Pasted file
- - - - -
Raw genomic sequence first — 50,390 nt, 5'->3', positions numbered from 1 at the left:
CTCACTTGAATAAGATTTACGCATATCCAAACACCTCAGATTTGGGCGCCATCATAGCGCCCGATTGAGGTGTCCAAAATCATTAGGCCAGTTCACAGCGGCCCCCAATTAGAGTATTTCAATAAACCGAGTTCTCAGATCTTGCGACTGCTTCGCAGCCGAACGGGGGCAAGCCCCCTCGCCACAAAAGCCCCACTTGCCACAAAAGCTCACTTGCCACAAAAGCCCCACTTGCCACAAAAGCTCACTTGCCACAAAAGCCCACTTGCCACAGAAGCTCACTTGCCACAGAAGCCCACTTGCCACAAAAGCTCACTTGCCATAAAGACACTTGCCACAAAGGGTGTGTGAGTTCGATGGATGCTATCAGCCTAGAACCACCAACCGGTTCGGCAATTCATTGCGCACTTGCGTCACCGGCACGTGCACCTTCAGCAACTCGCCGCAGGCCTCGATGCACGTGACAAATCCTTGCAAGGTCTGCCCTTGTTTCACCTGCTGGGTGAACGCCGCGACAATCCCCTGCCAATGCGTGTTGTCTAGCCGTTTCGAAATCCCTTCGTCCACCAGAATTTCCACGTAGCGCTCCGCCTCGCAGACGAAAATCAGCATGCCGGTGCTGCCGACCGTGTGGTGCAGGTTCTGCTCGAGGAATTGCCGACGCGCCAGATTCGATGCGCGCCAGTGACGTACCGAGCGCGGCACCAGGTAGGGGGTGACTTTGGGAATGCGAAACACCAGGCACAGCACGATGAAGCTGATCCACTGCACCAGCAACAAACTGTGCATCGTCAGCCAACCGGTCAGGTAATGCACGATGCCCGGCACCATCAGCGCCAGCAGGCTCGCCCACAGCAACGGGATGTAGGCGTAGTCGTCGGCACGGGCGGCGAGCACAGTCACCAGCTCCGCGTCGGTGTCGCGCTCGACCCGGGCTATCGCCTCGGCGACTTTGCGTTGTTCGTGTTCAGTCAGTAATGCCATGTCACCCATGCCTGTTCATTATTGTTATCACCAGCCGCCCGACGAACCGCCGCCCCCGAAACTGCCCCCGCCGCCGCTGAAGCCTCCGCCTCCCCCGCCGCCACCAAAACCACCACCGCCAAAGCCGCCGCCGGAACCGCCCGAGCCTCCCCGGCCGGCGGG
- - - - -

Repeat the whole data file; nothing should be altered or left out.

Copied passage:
Raw genomic sequence first — 50,390 nt, 5'->3', positions numbered from 1 at the left:
CTCACTTGAATAAGATTTACGCATATCCAAACACCTCAGATTTGGGCGCCATCATAGCGCCCGATTGAGGTGTCCAAAATCATTAGGCCAGTTCACAGCGGCCCCCAATTAGAGTATTTCAATAAACCGAGTTCTCAGATCTTGCGACTGCTTCGCAGCCGAACGGGGGCAAGCCCCCTCGCCACAAAAGCCCCACTTGCCACAAAAGCTCACTTGCCACAAAAGCCCCACTTGCCACAAAAGCTCACTTGCCACAAAAGCCCACTTGCCACAGAAGCTCACTTGCCACAGAAGCCCACTTGCCACAAAAGCTCACTTGCCATAAAGACACTTGCCACAAAGGGTGTGTGAGTTCGATGGATGCTATCAGCCTAGAACCACCAACCGGTTCGGCAATTCATTGCGCACTTGCGTCACCGGCACGTGCACCTTCAGCAACTCGCCGCAGGCCTCGATGCACGTGACAAATCCTTGCAAGGTCTGCCCTTGTTTCACCTGCTGGGTGAACGCCGCGACAATCCCCTGCCAATGCGTGTTGTCTAGCCGTTTCGAAATCCCTTCGTCCACCAGAATTTCCACGTAGCGCTCCGCCTCGCAGACGAAAATCAGCATGCCGGTGCTGCCGACCGTGTGGTGCAGGTTCTGCTCGAGGAATTGCCGACGCGCCAGATTCGATGCGCGCCAGTGACGTACCGAGCGCGGCACCAGGTAGGGGGTGACTTTGGGAATGCGAAACACCAGGCACAGCACGATGAAGCTGATCCACTGCACCAGCAACAAACTGTGCATCGTCAGCCAACCGGTCAGGTAATGCACGATGCCCGGCACCATCAGCGCCAGCAGGCTCGCCCACAGCAACGGGATGTAGGCGTAGTCGTCGGCACGGGCGGCGAGCACAGTCACCAGCTCCGCGTCGGTGTCGCGCTCGACCCGGGCTATCGCCTCGGCGACTTTGCGTTGTTCGTGTTCAGTCAGTAATGCCATGTCACCCATGCCTGTTCATTATTGTTATCACCAGCCGCCCGACGAACCGCCGCCCCCGAAACTGCCCCCGCCGCCGCTGAAGCCTCCGCCTCCCCCGCCGCCACCAAAACCACCACCGCCAAAGCCGCCGCCGGAACCGCCCGAGCCTCCCCGGCCGGCGGG